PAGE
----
A lawsuit filed against Brazil's President Jair Bolsonaro for statements made in March 2011 during a TV show at the time he was a deputy Monday reached the country's Federal Superior Court (STF).
If convicted, Bolsonaro may end up having to pay a fine of up to R $ (around US $ 30,000) for homophobic speech.
When asked what he would do if he had a homosexual son, he replied that the thought had never even crossed his mind “because they have had a good education; I was a present father and I don't run that risk.”
Asked if he would join a parade of people who are attracted to others of the same sex, Bolsonaro said that he would not participate in the promotion of bad habits because he believes in God. I have a family and the family has to be preserved at any cost or the nation will just collapse, he had argued.
For these remarks, Bolsonaro has already been found guilty by a court of appeals and now the case has reached the highest court possible.
Bolsonaro's defence team maintains his words and opinions were protected by the inviolability that the Constitution confers on the speech of parliamentarians.
Compensation for moral damages was requested, through public civil action, by three associations in favour of the rights of LGBT + people: the Rainbow Group for Homosexual Awareness, the Cabo Free Group for Homosexual Awareness and the Fight against Homophobia and the Diversidad Niterói Group. All three groups are from the state of Rio de Janeiro, where Bolsonaro used to reside before moving to Brasilia to discharge the duties of President.
If convicted, the former Army captain should be forced to pay R $ of his own money to the Ministry of Justice and Public Security's Fund for the Defense of Diffuse Rights.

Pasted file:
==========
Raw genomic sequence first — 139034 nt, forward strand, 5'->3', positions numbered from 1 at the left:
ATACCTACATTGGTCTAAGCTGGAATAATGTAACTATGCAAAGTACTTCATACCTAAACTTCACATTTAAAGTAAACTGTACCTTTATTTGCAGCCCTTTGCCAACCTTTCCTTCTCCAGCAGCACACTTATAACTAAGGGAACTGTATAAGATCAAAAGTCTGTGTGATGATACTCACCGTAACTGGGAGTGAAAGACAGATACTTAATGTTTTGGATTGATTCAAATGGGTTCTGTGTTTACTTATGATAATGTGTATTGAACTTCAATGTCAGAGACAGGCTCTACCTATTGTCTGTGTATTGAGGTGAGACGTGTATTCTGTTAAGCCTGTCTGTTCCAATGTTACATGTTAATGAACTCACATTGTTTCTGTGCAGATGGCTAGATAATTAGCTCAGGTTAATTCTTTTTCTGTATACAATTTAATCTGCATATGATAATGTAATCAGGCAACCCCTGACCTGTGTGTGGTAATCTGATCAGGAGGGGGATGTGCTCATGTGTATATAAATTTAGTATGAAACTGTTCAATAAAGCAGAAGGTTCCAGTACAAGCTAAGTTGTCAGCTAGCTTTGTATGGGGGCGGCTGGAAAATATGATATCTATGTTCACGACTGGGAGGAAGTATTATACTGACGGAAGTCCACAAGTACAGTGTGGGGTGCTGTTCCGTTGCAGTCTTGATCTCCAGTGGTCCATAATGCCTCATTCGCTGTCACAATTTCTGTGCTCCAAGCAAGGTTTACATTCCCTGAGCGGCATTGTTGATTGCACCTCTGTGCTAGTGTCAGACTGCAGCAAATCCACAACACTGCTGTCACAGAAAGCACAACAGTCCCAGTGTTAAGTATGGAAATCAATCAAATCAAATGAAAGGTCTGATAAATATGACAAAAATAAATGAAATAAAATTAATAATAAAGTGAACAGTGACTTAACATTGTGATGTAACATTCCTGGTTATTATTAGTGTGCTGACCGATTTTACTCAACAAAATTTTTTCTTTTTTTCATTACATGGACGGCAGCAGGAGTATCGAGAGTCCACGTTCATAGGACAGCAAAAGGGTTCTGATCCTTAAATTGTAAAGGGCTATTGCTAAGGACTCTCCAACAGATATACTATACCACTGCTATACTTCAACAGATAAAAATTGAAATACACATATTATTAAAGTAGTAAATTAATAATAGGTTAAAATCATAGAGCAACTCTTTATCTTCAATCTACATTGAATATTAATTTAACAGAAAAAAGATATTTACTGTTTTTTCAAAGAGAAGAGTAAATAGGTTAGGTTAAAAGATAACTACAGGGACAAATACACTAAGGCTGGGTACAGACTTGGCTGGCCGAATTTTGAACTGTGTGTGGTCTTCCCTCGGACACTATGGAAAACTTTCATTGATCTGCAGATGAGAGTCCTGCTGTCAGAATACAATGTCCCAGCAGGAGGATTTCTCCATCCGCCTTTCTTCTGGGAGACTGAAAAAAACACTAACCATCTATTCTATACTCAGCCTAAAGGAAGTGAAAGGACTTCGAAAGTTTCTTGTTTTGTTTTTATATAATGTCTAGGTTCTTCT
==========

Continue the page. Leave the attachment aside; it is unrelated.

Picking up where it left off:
Bolsonaro was convicted by the lower court and then in a 3-2 decision the appellate court upheld his conviction.
Meanwhile, the 19th legal case against former President Luiz Inácio Lula Da Silva was shelved Monday. There is only one case pending for the former leader, who most polls regard as returning to the presidency after the October 2022 elections.
A judge filed an open investigation against former president Luiz Inácio Lula da Silva for alleged crimes of corruption and influence peddling, Lula's press office reported on Monday.
Sao Paulo Judge María Carolina Ayoub's decision is a new step towards Lula's candidacy next year because if convicted on any of those charges he would not be eligible to run for office.
Like Bolsonaro's case, these particular charges against Lula date back to 2011, when he was no longer president.
Judge Ayoub based her decision on the lack of enough elements with which to move forward and some of the alleged crimes have been already reached by the statute of limitations.
Lula has now only one case in court in which he is also accused of using his influence with then-President Dilma Rousseff (2011-2016) to decide on the purchase of 36 Gripen model fighter jets from the Swedish company Saab.